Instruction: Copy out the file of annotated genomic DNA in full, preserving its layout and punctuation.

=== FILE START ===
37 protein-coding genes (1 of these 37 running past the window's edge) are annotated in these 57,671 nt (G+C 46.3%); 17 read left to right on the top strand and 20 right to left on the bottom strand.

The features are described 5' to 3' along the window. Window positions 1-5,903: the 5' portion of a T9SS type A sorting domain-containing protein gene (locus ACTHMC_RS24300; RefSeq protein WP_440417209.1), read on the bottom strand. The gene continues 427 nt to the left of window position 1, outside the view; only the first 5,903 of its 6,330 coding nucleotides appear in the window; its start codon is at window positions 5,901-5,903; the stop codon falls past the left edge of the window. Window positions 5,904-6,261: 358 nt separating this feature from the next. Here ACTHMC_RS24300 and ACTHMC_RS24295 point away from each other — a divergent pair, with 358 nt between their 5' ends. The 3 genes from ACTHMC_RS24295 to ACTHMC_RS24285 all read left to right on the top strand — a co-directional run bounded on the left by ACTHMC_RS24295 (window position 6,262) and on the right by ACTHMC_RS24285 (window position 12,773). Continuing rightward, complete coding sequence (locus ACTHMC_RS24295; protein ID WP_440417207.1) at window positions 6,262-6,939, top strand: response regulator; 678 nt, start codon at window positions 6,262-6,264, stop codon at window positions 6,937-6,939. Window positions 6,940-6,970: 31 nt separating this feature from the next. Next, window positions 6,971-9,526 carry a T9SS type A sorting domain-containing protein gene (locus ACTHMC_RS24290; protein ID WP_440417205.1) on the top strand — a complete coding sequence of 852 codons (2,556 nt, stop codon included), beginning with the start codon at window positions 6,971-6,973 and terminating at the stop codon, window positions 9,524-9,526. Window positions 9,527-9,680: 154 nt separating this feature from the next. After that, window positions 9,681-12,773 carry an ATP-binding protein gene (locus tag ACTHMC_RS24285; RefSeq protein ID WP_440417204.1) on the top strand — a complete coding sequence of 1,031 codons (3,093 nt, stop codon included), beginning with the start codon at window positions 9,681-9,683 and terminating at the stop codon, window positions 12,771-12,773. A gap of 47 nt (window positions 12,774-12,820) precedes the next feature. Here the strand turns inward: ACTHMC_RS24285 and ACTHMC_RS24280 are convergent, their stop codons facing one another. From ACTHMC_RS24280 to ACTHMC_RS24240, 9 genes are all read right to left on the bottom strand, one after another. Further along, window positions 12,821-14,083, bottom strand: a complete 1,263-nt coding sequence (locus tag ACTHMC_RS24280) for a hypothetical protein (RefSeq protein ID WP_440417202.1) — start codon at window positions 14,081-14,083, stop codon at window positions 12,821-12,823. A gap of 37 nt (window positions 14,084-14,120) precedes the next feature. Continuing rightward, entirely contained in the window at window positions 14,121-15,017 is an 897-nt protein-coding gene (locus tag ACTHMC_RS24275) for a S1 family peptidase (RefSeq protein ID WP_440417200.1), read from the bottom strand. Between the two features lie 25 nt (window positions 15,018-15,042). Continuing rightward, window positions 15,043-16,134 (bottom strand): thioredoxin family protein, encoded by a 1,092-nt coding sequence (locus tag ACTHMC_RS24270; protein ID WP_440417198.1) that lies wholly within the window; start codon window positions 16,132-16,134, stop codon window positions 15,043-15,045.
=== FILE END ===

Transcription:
37 protein-coding genes (1 of these 37 running past the window's edge) are annotated in these 57,671 nt (G+C 46.3%); 17 read left to right on the top strand and 20 right to left on the bottom strand.

The features are described 5' to 3' along the window. Window positions 1-5,903: the 5' portion of a T9SS type A sorting domain-containing protein gene (locus ACTHMC_RS24300; RefSeq protein WP_440417209.1), read on the bottom strand. The gene continues 427 nt to the left of window position 1, outside the view; only the first 5,903 of its 6,330 coding nucleotides appear in the window; its start codon is at window positions 5,901-5,903; the stop codon falls past the left edge of the window. Window positions 5,904-6,261: 358 nt separating this feature from the next. Here ACTHMC_RS24300 and ACTHMC_RS24295 point away from each other — a divergent pair, with 358 nt between their 5' ends. The 3 genes from ACTHMC_RS24295 to ACTHMC_RS24285 all read left to right on the top strand — a co-directional run bounded on the left by ACTHMC_RS24295 (window position 6,262) and on the right by ACTHMC_RS24285 (window position 12,773). Continuing rightward, complete coding sequence (locus ACTHMC_RS24295; protein ID WP_440417207.1) at window positions 6,262-6,939, top strand: response regulator; 678 nt, start codon at window positions 6,262-6,264, stop codon at window positions 6,937-6,939. Window positions 6,940-6,970: 31 nt separating this feature from the next. Next, window positions 6,971-9,526 carry a T9SS type A sorting domain-containing protein gene (locus ACTHMC_RS24290; protein ID WP_440417205.1) on the top strand — a complete coding sequence of 852 codons (2,556 nt, stop codon included), beginning with the start codon at window positions 6,971-6,973 and terminating at the stop codon, window positions 9,524-9,526. Window positions 9,527-9,680: 154 nt separating this feature from the next. After that, window positions 9,681-12,773 carry an ATP-binding protein gene (locus tag ACTHMC_RS24285; RefSeq protein ID WP_440417204.1) on the top strand — a complete coding sequence of 1,031 codons (3,093 nt, stop codon included), beginning with the start codon at window positions 9,681-9,683 and terminating at the stop codon, window positions 12,771-12,773. A gap of 47 nt (window positions 12,774-12,820) precedes the next feature. Here the strand turns inward: ACTHMC_RS24285 and ACTHMC_RS24280 are convergent, their stop codons facing one another. From ACTHMC_RS24280 to ACTHMC_RS24240, 9 genes are all read right to left on the bottom strand, one after another. Further along, window positions 12,821-14,083, bottom strand: a complete 1,263-nt coding sequence (locus tag ACTHMC_RS24280) for a hypothetical protein (RefSeq protein ID WP_440417202.1) — start codon at window positions 14,081-14,083, stop codon at window positions 12,821-12,823. A gap of 37 nt (window positions 14,084-14,120) precedes the next feature. Continuing rightward, entirely contained in the window at window positions 14,121-15,017 is an 897-nt protein-coding gene (locus tag ACTHMC_RS24275) for a S1 family peptidase (RefSeq protein ID WP_440417200.1), read from the bottom strand. Between the two features lie 25 nt (window positions 15,018-15,042). Continuing rightward, window positions 15,043-16,134 (bottom strand): thioredoxin family protein, encoded by a 1,092-nt coding sequence (locus tag ACTHMC_RS24270; protein ID WP_440417198.1) that lies wholly within the window; start codon window positions 16,132-16,134, stop codon window positions 15,043-15,045.